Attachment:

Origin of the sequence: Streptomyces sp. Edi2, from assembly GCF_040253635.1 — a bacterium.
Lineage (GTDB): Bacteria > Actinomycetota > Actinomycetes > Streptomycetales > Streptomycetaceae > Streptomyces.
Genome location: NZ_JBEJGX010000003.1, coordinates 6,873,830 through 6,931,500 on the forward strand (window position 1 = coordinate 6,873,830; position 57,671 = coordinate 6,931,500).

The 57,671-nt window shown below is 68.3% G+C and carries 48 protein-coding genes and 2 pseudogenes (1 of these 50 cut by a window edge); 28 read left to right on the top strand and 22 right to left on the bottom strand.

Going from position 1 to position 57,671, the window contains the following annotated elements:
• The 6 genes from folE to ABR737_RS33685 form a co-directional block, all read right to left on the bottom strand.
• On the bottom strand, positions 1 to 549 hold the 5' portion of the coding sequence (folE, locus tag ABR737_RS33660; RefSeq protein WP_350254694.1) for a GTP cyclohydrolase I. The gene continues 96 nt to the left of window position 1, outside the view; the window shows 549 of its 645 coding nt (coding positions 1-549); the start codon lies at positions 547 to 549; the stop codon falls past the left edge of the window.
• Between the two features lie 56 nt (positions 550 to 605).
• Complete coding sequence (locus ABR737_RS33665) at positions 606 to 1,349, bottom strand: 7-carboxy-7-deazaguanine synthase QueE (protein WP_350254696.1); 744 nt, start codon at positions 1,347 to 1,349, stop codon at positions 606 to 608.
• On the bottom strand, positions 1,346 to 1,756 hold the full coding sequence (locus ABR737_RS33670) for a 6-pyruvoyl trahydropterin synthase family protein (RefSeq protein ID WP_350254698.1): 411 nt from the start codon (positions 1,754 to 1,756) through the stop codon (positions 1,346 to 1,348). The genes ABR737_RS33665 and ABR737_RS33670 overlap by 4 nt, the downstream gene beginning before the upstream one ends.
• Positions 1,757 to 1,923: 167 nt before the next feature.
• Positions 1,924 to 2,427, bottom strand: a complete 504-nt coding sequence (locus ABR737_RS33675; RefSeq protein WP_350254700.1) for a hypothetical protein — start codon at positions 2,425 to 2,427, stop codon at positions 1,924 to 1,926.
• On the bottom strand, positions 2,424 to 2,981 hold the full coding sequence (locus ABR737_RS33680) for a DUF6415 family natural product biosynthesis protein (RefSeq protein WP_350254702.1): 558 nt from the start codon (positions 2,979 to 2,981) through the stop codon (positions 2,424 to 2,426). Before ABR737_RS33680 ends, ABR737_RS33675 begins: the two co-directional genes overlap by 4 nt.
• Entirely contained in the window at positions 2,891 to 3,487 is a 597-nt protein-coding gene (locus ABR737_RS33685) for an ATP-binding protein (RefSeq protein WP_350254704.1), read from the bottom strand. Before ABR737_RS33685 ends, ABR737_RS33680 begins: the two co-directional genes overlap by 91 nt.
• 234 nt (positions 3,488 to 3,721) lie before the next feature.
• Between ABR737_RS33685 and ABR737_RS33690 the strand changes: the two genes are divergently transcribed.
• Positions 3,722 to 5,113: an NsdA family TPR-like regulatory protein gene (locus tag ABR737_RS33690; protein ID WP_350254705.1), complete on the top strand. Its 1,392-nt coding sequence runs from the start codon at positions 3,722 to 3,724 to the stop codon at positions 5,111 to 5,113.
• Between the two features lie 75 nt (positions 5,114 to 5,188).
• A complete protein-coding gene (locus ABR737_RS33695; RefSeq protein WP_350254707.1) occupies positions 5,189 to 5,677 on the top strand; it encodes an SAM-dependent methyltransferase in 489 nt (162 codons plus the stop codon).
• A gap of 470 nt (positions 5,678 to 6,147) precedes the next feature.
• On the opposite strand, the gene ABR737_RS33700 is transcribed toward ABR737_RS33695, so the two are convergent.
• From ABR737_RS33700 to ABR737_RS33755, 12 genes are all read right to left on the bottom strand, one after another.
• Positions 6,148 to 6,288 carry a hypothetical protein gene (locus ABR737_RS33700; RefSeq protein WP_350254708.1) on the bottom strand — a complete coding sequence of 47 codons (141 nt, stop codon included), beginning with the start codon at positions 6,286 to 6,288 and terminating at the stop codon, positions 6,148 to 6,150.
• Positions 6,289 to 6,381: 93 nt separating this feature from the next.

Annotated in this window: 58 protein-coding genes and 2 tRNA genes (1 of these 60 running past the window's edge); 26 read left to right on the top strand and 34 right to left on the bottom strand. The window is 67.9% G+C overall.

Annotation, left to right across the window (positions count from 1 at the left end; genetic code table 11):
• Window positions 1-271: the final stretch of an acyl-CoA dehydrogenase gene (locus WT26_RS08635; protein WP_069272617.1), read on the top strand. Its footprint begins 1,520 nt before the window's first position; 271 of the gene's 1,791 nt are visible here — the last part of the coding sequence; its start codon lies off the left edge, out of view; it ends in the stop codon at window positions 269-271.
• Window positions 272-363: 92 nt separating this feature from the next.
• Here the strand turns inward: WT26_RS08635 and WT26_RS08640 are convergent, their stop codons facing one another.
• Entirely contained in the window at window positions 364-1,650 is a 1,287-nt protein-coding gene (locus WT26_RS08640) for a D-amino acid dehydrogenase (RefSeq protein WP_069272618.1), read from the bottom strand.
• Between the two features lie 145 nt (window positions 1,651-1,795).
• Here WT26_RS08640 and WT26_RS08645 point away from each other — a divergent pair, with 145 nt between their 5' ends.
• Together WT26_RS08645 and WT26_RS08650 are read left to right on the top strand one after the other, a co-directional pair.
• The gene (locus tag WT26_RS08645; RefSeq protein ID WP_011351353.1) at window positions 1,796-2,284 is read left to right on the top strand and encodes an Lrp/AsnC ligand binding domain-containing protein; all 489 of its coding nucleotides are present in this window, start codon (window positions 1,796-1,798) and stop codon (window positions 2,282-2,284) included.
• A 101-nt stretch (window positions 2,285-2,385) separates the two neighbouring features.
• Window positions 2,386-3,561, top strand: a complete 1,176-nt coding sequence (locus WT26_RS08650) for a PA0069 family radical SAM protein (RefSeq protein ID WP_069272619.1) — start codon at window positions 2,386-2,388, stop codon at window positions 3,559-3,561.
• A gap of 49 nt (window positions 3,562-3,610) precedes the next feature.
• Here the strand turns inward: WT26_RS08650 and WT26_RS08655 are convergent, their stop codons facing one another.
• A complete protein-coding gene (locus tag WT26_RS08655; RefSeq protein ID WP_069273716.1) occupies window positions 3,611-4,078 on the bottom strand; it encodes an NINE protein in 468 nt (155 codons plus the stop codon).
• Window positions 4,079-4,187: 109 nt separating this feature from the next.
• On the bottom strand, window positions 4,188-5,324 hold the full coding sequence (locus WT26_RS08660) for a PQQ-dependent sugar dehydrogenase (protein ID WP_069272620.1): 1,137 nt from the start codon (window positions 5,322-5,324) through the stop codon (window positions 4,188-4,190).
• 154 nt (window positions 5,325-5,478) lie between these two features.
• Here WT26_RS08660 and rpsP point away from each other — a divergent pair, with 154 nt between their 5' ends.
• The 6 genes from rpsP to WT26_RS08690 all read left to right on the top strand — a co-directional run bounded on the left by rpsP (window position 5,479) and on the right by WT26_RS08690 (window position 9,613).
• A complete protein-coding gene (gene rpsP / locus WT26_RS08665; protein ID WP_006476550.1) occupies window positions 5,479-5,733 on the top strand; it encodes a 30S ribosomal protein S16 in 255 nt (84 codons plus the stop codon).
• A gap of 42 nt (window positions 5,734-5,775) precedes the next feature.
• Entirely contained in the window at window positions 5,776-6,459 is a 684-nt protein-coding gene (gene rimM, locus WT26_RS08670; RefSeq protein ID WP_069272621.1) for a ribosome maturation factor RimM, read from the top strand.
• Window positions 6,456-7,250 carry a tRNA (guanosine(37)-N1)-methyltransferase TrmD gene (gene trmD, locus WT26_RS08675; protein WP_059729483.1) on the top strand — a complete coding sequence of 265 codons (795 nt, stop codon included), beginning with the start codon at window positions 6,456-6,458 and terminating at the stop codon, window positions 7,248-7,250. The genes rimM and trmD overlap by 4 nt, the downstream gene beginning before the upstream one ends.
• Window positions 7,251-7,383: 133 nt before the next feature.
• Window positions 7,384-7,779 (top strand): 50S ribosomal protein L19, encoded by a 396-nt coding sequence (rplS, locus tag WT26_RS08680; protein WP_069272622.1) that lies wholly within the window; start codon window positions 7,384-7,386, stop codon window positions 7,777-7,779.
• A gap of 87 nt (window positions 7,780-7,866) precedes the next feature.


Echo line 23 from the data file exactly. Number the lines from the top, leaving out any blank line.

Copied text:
• Positions 6,148 to 6,288 carry a hypothetical protein gene (locus ABR737_RS33700; RefSeq protein WP_350254708.1) on the bottom strand — a complete coding sequence of 47 codons (141 nt, stop codon included), beginning with the start codon at positions 6,286 to 6,288 and terminating at the stop codon, positions 6,148 to 6,150.